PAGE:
Erdogan's Zionism comments anger Israel, US


Turkish Prime Minister Recep Tayyip Erdogan attends the Council of Europe parliamentary assembly in Strasbourg, eastern France, on April 13, 2011.


Frederick Florin

Turkish Prime Minister Recep Tayyip Erdogan is under fire from Israel and the US after comparing Zionism to "a crime against humanity."

US Secretary of State John Kerry plans to make clear his disapproval when he meets Erdogan in Ankara later today, a US official told the Associated Press.

At the heart of the outcry are Erdogan's remarks to a UN conference in Vienna earlier this week, where he reportedly said:

"As with Zionism, anti-Semitism and fascism, it is inevitable that Islamophobia be considered a crime against humanity."

Israeli Prime Minister Benyamin Netanyahu last night called the comment a "dark and mendacious statement, the likes of which we thought had passed from the world."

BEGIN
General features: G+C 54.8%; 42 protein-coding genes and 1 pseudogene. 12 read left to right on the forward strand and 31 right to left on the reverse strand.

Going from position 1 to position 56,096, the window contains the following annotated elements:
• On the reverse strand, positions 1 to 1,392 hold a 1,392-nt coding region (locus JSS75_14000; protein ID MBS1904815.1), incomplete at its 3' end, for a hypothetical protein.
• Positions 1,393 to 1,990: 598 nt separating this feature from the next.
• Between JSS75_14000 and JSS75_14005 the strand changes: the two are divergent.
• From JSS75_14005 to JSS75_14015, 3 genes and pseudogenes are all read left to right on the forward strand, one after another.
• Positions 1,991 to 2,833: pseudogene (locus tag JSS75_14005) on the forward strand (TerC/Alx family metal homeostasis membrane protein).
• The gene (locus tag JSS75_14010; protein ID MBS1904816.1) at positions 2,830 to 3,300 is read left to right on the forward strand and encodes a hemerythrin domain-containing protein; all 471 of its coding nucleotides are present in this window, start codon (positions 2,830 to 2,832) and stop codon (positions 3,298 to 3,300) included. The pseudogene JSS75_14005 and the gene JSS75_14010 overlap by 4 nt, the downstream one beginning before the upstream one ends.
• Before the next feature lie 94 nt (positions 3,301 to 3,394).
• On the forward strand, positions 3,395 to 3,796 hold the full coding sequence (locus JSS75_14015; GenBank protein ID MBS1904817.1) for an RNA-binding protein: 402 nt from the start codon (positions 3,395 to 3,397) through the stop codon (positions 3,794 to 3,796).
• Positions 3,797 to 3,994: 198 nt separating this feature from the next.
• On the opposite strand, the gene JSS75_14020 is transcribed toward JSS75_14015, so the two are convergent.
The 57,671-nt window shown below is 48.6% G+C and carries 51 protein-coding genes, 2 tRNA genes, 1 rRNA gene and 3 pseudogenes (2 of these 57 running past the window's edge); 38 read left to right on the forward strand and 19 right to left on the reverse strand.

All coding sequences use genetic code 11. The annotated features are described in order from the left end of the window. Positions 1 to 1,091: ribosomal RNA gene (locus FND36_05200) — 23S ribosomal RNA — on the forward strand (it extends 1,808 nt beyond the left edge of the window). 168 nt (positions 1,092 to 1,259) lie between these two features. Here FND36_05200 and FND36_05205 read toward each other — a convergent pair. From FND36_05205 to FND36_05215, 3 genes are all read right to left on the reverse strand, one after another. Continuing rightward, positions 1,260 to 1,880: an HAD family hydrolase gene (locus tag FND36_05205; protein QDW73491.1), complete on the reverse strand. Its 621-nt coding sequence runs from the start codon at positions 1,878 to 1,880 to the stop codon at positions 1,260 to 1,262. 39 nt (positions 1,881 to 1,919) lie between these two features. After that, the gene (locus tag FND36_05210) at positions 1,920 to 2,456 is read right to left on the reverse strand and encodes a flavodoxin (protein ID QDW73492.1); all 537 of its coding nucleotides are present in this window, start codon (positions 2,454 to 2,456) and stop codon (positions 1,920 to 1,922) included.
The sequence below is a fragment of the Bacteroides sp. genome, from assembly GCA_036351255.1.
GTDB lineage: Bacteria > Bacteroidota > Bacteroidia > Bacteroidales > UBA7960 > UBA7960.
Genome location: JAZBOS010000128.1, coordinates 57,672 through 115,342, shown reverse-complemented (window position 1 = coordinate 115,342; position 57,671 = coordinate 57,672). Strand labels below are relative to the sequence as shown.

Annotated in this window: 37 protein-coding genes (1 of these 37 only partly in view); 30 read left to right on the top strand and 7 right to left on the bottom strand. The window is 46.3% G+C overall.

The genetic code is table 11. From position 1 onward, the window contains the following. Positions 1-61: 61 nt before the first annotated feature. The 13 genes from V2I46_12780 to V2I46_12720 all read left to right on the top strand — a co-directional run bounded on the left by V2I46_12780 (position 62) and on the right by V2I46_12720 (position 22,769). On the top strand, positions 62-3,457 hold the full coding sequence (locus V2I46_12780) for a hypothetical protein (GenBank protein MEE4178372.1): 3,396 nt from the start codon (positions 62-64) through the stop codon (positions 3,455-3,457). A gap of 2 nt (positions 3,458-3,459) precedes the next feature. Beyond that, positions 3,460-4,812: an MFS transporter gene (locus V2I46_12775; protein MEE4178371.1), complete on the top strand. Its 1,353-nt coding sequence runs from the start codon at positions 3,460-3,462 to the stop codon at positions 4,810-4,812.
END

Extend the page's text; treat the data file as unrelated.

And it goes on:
UN Secretary General Ban Ki Moon, who was present when Erdogan made his remarks, said they were "hurtful and divisive," and a contradiction of UN principles.

Washington agreed. One unnamed US official told Reuters that Erdogan's comparison was "particularly offensive" and would have "a corrosive effect" on Turkey's international relations.

"I am sure the secretary will be very clear about how dismayed we were to hear it," the official said, as Kerry prepared to depart for Turkey.

The controversy risks overshadowing Kerry's first visit to the country, according to Israeli newspaper Haaretz. The trip was supposed to focus on the crisis in Syria, which the US hopes its NATO ally Turkey can play a key role in resolving.

But the tense relations between Turkey and Israel, which have steadily worsened ever since Israeli marines killed nine Turkish activists as they attempted to stop aid ships breaking the blockade on Gaza in May 2010, have hampered US efforts to make Turkey a key peacemaker in the Middle East, Reuters said.

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